INDUSTRIAL RELATIONS ACTS, 1946 TO 1990
SECTION 26(1), INDUSTRIAL RELATIONS ACT, 1990
- AND -
SERVICES INDUSTRIAL PROFESSIONAL TECHNICAL UNION
Chairman: Mr Duffy
Employer Member: Mr Keogh
Worker Member: Mr O'Neill
1. (1) Foreman's rate, (2) Loss of earnings, (3) Training flexibility.
2. The Company is engaged in the production of citric acid and employs approximately 110 people at its plant in Ringaskiddy. The dispute before the Court concerns the Union's claim on behalf of 75 operators in relation to (1) Foreman's rate, (2) Loss of earnings, (3) Training flexibility. Local level discussions failed to resolve the issues and the dispute was referred to the Labour Relations Commission. A conciliation conference took place on the 22nd of June, 1998. As agreement could not be reached the dispute was referred to the Labour Court on the 24th of June, 1998 under Section 26(1) of the Industrial Relations Act, 1990. A Labour Court hearing took place in Cork on the 1st of July, 1998.
3. Operators in the "Pactout" area work a two-shift roster (8.00 a.m. - 16.00 p.m. - 16.00 p.m. - 24.00 p.m.). In 1994/1996 agreement was reached on a reduction in the number of operators per team from five to three. A working chargehand forms part of the team. One position at foreman level was eliminated and the foreman now operates between 8.00 a.m. and 16.30 p.m. The Union is seeking that chargehands be paid the foreman's rate for hours worked between 16.30 p.m. and 20.00 p.m.
4. 1. The foreman's cover in this area has been reduced from 12 midnight to 20.00 p.m. and subsequently to 16.30 p.m. The increased cover for chargehands has come about due to a reduction in the number of foremen from two to one.
2. This means that holiday and weekend cover has to be provided for these foremen. This additional cover has impacted considerably on the social life of the chargehands.
3. The chargehands are entitled to the foreman's rate as a result of the increased responsibility between the hours of 16.30 p.m. to 20.00 p.m. The Union has agreement for the period 20.00 p.m. to 24.00 p.m.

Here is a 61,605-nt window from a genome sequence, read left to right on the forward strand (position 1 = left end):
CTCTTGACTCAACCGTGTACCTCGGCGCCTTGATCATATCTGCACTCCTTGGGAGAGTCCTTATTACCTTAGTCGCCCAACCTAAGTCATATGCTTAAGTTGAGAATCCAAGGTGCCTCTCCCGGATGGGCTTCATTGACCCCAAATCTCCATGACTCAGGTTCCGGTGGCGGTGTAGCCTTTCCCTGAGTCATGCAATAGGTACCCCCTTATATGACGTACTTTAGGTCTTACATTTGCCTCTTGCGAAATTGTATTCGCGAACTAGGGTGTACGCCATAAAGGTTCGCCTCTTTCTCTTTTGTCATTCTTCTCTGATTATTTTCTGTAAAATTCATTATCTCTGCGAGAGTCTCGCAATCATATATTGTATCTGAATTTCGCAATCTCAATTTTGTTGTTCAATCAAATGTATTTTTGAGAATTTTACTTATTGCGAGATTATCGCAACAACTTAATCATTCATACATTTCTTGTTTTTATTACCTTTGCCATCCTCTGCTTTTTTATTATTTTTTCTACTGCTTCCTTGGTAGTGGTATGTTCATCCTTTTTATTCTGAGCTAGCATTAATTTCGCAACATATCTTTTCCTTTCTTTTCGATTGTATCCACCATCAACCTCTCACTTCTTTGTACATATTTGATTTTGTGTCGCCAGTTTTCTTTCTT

5. 1. The chargehands were appointed under the 1991/1993 agreement "to take responsibility for operations when not covered by a foreman". There were no specific hours agreed and the chargehands received the chargehand rate for all hours worked and not just for hours when the foreman is not present.
2. The elimination of a foreman position means that the chargehand has to operate as a chargehand for, on average, an extra six hours per week.
3. In the 1994/1996 agreement the Company appointed a shift superintendent with responsibility for all operations on site including packaging outside daywork hours. This arrangement gives the packaging chargehand direct supervisory assistance which he did not have previously. The packaging foreman appraises the shift superintendent of the operating status of his area before the end of his workday. He also arranges the work for the evening shift.
4. The rate of pay applicable to the packaging chargehands is the agreed rate for chargehands in the production areas. The application of the foreman rate to this group would have serious implications for the Company's pay structures.
LOSS OF EARNINGS:
6. In 1995 the Company appointed a craft worker to a SIPTU position and the worker concerned applied to SIPTU for membership. The Union argues that it advised the Company against proceeding with the appointment until the position, in relation to membership, was agreed. On the 28th of November, 1995, the Company went ahead with the appointment and this resulted in a 3 1/4 hour work stoppage. The Union is seeking payment for the loss of pay incurred.
7. 1. The Company should not have appointed the worker until clearance had been given by SIPTU No. 2 Branch. Its action can only be seen as interference in Union matters.
2. The Union must abide by the Irish Congress of Trade Unions directives on transfer of membership. It rejects the Company's claim that the delay in processing the worker's application for membership was orchestrated by Union representatives on site.
3. The Company was requested in this instance to abide by procedures. It refused to do so and its action led to a work stoppage and subsequently to a loss of 3 1/4 hours' pay by the workers concerned. In the circumstances the Union's claim is justified.
8. 1. The Company did not anticipate any problem regarding the worker's transfer to an operating position in Utilities. There was no other internal applicant for the position and craftsmen had transferred to SIPTU positions in the past.
2. The Company has the right under the Company/Union agreement to make the appointment. If the Union had a problem, this should have been raised with the Company through the grievance procedure. An unofficial work stoppage was not the way to resolve the issue and was in breach of the Company/Union agreement.